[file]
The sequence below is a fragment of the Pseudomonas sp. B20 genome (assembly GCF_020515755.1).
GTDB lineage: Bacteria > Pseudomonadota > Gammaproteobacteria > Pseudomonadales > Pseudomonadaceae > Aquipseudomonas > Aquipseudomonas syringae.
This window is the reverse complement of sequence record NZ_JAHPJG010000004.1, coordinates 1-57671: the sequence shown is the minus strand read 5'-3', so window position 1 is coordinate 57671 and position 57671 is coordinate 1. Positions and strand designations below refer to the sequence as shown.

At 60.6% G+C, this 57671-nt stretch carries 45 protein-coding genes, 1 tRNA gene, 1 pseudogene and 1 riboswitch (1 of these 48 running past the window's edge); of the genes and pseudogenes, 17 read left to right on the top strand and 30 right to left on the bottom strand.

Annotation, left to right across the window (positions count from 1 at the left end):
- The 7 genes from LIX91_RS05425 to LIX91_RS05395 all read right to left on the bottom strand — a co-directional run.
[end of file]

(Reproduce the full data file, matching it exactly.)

The sequence below is a fragment of the Pseudomonas sp. B20 genome (assembly GCF_020515755.1).
GTDB lineage: Bacteria > Pseudomonadota > Gammaproteobacteria > Pseudomonadales > Pseudomonadaceae > Aquipseudomonas > Aquipseudomonas syringae.
This window is the reverse complement of sequence record NZ_JAHPJG010000004.1, coordinates 1-57671: the sequence shown is the minus strand read 5'-3', so window position 1 is coordinate 57671 and position 57671 is coordinate 1. Positions and strand designations below refer to the sequence as shown.

At 60.6% G+C, this 57671-nt stretch carries 45 protein-coding genes, 1 tRNA gene, 1 pseudogene and 1 riboswitch (1 of these 48 running past the window's edge); of the genes and pseudogenes, 17 read left to right on the top strand and 30 right to left on the bottom strand.

Annotation, left to right across the window (positions count from 1 at the left end):
- The 7 genes from LIX91_RS05425 to LIX91_RS05395 all read right to left on the bottom strand — a co-directional run.